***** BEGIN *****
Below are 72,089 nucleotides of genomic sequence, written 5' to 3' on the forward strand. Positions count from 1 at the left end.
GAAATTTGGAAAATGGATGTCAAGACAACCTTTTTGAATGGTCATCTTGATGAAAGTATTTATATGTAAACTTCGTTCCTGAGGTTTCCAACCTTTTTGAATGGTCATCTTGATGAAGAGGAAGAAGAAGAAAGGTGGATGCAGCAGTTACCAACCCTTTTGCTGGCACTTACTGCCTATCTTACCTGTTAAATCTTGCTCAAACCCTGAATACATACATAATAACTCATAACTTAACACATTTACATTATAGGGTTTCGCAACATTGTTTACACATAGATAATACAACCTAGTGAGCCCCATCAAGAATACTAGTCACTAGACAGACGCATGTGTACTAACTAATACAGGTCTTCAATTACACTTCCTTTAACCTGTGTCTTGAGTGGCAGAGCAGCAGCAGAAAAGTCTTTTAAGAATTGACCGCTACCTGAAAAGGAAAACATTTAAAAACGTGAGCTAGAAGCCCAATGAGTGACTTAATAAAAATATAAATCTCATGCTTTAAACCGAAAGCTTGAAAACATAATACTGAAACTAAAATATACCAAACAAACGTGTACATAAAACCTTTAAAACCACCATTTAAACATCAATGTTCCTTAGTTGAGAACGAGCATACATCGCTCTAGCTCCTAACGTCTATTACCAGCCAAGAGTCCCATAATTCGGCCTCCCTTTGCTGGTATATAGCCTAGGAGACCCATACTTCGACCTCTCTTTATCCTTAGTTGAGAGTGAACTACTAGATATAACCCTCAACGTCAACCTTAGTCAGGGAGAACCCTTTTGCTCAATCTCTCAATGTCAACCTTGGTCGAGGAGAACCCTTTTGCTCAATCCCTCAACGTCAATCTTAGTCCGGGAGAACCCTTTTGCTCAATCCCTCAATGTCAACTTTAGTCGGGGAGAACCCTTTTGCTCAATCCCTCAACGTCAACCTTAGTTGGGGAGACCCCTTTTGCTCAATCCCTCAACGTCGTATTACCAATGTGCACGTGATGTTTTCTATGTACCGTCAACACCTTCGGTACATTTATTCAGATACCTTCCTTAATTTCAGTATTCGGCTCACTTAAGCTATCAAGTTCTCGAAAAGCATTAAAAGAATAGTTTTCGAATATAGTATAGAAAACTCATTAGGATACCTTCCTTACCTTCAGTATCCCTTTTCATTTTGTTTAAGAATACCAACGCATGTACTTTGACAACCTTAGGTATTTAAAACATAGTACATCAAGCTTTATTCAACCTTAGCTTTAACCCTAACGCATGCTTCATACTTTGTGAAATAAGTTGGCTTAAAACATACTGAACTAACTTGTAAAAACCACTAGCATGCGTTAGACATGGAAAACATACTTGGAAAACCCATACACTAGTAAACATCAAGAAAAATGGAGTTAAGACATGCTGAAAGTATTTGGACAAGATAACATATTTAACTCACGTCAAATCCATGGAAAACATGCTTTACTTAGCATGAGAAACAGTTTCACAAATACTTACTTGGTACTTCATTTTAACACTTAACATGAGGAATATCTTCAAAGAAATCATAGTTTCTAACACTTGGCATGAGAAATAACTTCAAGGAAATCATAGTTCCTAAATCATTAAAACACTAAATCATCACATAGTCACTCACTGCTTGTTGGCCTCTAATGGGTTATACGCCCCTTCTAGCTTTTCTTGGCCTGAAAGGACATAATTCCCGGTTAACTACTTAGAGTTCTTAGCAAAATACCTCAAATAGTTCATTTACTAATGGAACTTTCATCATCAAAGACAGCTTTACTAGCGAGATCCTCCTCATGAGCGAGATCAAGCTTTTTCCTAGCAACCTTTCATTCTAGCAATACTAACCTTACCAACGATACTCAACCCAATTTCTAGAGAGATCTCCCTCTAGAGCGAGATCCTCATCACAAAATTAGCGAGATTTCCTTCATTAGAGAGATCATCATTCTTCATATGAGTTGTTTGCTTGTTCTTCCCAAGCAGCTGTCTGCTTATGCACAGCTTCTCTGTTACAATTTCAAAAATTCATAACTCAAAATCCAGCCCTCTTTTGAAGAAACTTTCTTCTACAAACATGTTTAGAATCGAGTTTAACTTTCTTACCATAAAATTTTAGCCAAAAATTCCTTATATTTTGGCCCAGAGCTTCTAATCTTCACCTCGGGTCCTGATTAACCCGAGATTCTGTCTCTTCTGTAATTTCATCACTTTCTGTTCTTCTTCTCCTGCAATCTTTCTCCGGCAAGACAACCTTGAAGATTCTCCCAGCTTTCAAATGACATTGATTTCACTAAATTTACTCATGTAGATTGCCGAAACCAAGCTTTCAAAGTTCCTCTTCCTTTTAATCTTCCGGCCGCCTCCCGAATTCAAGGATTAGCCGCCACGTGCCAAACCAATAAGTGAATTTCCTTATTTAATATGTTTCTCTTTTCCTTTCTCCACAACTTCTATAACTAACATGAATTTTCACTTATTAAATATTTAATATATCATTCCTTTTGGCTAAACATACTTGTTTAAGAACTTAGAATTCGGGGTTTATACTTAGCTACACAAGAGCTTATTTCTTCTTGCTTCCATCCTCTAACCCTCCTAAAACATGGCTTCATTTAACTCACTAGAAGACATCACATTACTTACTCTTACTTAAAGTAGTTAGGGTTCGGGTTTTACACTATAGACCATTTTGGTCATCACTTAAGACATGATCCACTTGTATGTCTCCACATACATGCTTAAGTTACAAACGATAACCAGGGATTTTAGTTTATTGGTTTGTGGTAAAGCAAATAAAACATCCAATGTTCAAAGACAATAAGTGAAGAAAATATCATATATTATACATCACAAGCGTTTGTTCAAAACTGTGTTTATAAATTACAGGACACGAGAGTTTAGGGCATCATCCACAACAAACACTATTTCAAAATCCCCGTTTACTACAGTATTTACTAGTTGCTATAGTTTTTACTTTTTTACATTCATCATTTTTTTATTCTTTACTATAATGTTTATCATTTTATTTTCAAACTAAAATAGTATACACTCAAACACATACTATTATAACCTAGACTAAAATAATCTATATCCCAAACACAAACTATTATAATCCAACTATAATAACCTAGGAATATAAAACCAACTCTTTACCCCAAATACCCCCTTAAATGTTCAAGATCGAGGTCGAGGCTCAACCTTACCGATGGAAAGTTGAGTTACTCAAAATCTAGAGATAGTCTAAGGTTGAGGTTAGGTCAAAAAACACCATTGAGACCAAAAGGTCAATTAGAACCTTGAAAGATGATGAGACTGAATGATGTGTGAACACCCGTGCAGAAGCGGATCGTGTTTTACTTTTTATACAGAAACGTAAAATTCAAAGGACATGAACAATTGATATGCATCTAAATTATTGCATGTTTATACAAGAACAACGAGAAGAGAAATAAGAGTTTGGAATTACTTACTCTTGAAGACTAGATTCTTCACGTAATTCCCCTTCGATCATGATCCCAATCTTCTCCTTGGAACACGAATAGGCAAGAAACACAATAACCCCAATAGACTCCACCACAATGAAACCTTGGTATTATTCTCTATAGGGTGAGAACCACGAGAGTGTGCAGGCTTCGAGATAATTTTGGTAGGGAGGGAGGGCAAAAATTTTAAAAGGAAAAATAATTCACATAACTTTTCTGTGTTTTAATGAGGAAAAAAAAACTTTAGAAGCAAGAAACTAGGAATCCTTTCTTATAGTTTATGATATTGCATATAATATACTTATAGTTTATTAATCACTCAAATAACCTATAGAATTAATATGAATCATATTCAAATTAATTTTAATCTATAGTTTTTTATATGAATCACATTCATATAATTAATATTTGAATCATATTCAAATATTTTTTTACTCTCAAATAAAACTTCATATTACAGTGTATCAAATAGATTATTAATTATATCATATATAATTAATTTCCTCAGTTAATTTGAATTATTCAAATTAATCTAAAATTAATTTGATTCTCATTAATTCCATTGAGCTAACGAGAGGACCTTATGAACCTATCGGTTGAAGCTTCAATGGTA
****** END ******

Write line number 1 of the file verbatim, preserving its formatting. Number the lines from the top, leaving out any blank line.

Below are 72,089 nucleotides of genomic sequence, written 5' to 3' on the forward strand. Positions count from 1 at the left end.